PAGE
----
Gray Magician: A good second in the UAE Derby (G2) on March 30, he left doubt about his quality finishing last in the Run for Roses. Given nine weeks off, Gray Magician has been really good since, posting two wins and two seconds. Neither of those victories were in graded stakes but the two runner-up performances were. He was all out to win a recent second-level allowance at Keeneland, and his BRIS figure did decrease noticeably. Trainer Peter Miller made his name in California, but a run in the Classic would be pushing the envelope.

Breeders’ Cup Distaff Picture

Midnight Bisou, and possibly Elate, will be a formidable older foe in the Distaff, but the speedy Serengeti Empress is dangerous when right. Dunbar Road has been a model of consistency and Street Band is just now coming into her own.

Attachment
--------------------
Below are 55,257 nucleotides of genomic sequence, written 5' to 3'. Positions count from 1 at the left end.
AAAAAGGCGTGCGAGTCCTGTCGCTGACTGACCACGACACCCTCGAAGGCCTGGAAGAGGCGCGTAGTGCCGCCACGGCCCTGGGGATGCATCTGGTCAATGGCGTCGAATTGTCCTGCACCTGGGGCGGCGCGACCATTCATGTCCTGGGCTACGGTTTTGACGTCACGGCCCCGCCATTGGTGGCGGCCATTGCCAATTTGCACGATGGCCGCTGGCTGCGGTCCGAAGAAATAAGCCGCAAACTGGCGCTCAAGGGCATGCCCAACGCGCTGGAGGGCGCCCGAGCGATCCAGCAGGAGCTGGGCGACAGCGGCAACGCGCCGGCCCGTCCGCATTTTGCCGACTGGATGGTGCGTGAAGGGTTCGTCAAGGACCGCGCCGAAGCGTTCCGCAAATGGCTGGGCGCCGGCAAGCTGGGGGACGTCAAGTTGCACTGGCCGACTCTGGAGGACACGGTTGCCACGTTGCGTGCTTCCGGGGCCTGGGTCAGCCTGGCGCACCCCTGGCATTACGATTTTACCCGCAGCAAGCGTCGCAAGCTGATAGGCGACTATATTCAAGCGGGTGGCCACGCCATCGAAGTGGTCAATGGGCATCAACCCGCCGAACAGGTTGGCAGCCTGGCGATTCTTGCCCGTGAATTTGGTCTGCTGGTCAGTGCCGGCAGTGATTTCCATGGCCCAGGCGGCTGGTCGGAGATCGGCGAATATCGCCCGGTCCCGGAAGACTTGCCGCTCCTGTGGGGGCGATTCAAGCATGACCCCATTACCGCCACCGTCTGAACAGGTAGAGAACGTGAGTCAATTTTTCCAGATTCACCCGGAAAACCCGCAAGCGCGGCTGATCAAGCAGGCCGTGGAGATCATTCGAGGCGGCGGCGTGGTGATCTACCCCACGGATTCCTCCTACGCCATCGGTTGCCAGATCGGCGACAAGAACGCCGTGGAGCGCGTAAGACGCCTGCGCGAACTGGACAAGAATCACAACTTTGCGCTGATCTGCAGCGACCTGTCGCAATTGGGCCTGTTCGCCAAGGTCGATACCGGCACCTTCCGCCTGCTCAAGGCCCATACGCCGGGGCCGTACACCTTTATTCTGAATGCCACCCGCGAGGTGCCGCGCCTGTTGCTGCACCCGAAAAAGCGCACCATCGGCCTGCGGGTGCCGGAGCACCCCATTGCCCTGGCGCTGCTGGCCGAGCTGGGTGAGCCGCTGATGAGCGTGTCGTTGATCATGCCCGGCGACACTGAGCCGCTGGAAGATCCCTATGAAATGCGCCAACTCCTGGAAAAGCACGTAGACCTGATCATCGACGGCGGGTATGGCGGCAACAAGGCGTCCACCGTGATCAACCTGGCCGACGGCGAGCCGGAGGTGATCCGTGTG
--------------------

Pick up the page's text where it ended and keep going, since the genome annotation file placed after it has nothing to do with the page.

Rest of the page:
A few big name 3-year-old fillies, led by likely favorite Covfefe, are being pointed towards the Breeders’ Cup Filly and Mare Sprint (others include Guarana, Bellafina and Royal Charlotte). Last year, Shamrock Rose became the first sophomore to win it.

Eleven three-year-old fillies have won the Distaff:

  • 2018 – *Monomoy Girl (9-5 odds): Lone defeat during seven-race 3yo season came via DQ
  • 2014 – *Untapable (8-5): Only loss from seven 3yo starts came against males in Haskell
  • 2013 – Beholder (5-2): Legend won three Breeders’ Cup races in her illustrious career
  • 2011 – Royal Delta (2-1): Would go on to repeat as Distaff champ the following season
  • 2004 – *Ashado (2-1): Won the Juvenile Fillies the year prior; 3rd in ’05 Distaff
  • 2001 – Unbridled Elaine (12-1): Not only pulled off the upset, but overcame nightmarish trip